Verifying the table structure
You will now navigate to a different part of the portal. On the left menu and choose SQL database. You should see the name of your database. Mine was called universal-push-notif. Yours will be different. Click on the arrow to drill into the details for this database.
Drilling the database to enable the insertion of data
To be able to insert data you will need to manage the database. From the bottom menu select Manage.
Managing the database for data insertion
You will need to confirm that your current IP address will be added to the list of existing firewall rules, enabling your current computer to connect to the database. The developer defines which IP addresses are allowed to reach the database.
Adding a new IP address to the firewall rules
Notice that you can now build a new query. Select new query from the menu bar above.
Building a new query for data insertion
You will now type in 4 sql insert statements as seen below. Notice that the database name has been replaced with underscores where there was dashes. Select Run from the top menu bar after typing in 4 insert statements.
Typing in 4 insert statements and running them
The Windows Phone application already has much of the infrastructure needed to retrieve the data from the database. In this task we will add the necessary C# and XAML code to retrieve and display the data.
Open the file HubPage.xaml.cs. You will add code to connect to the database. Add the code below that will allow you to retrieve the list of records from the ViewStatus table.
Retrieving data from the ViewStatus table
At the top of the file add the following using statements.
Adding using statements
You will need to add the TableViewStatus.cs class file. Right mouse click on the phone project and select Add class. Paste in the following code:
You will now perform the actual lookup of the database records. You will modify the NavigationHelper_LoadState() method. Add the code as seen below.
Adding code to perform the lookup
You will now add a collection the source, which will act as a container for the database records. The list you control that you will add in the next step will reference this collection as the source.
Adding a collection source
You will now modify the HubPage.xaml markup code. You will be adding a list view control to display the records. The complete code provided at the end of this post.
Adding code to HubPage.xaml
We will now run projects that you can test the database records getting retrieved. Run the project.
Running the project
You can now see that the records were successfully retrieved. You can also see that the sample toast message also worked.
Viewing the correct results.
This quick walkthrough demonstrated some key concepts:
You can download the whole project here:
Did I miss the step to create a "ViewStatus" class?
Where is the "Universal" part? I noticed that you use only the Windows Phone application... Should this code be replicated in both Apps then? Or could this code be moved to the "Shared" project to be used in both Windows and Windows Phone apps?
Hi, I was searching for exactly that tutorial. Universal apps + Azure Mobile Services. I was really glad to find it here. However, as Victor already mentions, you do not cover the shared part here. Actually, you completely miss the point of your own tutorial by just showing how to use the Azure Mobile Services with the WP81 project (even though it is based on the universal apps template). What's the best way to leverage the mobile services with the new platform? Further, I stumbled also upon the missing ViewStatus implementation. Even in your sample project I had difficulties to find the file because 1. your not following a naming convention (TableViewStatus.cs == ViewStatus class (or is this the actual convention? Table*.cs); and 2. you just put the file into the root folder of the WP81 project. As this is the model, this should be in a folder called model (or sth. like this) and to have it shared across all platforms like W8 it should be put into the shared project. Last but not least, what's the point of adding the full source of HubPage.xaml.cs and HubPage.xaml on this page when you provide the whole code for download. It just leads to infinite scrolling. I hope this feedback does not sound too negative as I really appreciate your effort of writing tutorials. But this one here completely missed any point and just feels like a blog filler.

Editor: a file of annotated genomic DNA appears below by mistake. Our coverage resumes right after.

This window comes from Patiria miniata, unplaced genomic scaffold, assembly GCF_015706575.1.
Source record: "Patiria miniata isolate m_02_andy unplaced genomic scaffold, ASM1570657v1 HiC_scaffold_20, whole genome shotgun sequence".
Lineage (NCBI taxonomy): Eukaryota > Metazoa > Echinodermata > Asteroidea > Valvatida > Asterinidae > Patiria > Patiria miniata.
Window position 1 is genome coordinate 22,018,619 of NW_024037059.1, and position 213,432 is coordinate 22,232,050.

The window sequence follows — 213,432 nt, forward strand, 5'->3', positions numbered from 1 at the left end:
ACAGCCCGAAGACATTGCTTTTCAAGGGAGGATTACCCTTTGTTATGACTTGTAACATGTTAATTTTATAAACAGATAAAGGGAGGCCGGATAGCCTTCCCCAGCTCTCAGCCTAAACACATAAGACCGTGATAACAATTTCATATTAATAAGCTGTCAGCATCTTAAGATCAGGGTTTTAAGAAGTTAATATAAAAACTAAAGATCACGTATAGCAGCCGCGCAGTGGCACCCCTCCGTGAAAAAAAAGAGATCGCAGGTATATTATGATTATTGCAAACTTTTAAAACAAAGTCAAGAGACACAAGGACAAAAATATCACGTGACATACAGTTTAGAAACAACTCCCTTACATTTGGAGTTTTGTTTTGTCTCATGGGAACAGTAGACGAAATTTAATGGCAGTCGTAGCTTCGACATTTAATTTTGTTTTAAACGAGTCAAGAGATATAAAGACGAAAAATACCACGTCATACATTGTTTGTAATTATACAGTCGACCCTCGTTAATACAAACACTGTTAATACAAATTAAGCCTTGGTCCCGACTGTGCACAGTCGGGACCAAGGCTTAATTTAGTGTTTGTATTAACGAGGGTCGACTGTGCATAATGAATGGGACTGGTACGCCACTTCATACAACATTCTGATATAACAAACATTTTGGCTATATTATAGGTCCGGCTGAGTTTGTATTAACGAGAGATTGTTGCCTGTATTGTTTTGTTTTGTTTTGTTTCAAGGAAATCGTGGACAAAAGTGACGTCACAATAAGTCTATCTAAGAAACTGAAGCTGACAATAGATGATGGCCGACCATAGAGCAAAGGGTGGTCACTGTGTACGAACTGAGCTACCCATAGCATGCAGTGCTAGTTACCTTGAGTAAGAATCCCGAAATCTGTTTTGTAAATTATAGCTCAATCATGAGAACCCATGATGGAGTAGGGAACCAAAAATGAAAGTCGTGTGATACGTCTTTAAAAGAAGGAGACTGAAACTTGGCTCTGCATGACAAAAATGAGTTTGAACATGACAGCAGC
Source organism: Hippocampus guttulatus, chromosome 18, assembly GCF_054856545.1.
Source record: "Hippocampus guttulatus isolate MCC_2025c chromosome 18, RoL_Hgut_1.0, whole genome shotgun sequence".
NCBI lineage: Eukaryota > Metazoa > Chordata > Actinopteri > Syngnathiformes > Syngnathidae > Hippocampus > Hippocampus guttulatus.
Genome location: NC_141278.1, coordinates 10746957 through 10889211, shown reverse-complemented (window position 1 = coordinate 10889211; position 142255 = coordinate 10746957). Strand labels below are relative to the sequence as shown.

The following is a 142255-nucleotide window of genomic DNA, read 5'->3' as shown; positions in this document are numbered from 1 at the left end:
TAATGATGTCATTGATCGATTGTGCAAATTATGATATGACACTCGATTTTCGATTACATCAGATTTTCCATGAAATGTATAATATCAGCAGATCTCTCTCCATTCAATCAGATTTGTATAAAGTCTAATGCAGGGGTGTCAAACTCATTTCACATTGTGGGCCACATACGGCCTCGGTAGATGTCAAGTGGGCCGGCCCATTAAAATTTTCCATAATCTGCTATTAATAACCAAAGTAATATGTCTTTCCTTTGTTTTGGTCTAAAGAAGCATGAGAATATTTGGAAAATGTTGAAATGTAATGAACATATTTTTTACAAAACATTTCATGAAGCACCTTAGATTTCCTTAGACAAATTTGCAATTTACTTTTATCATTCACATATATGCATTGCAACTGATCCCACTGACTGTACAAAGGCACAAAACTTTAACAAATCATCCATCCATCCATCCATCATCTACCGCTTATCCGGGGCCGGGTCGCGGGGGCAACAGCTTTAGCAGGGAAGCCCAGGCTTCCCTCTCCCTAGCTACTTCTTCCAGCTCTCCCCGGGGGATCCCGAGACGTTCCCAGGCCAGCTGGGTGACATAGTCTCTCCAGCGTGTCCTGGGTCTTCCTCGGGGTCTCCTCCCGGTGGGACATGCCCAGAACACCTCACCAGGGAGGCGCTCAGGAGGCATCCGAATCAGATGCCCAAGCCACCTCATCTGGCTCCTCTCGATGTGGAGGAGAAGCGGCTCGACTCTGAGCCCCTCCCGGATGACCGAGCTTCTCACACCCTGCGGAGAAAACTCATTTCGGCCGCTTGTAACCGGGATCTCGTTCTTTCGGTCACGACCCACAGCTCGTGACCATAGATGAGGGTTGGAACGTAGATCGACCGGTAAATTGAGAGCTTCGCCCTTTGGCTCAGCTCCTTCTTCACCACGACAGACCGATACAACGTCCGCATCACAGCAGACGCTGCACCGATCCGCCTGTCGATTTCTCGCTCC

Agreed that this post could focus more on the code sharing aspect, which, indeed, is the point.
April has been so crazy busy. I've been in 4 cities in less than 2 weeks. My goal was to just get something up and running so I could show my audiences.
The assumption I made that you could just as easily add the push notification to the Windows Store app. Just like I did to the Phone App.
Feel free to update my project and send it back to me and I will add it back to my post. I would love to update my post right now, but I just currently don't have the bandwidth.
Stephen and Rick - sounds like you can keep making this better. Contact me directly at email@example.com.
I know this is a late addition, but I thought I'd point out the issue... people want to put it in the Shared code, not in the individual app-specific code. I'm assuming therefore that it cannot be added to the Shared library, but must be added to the apps themselves?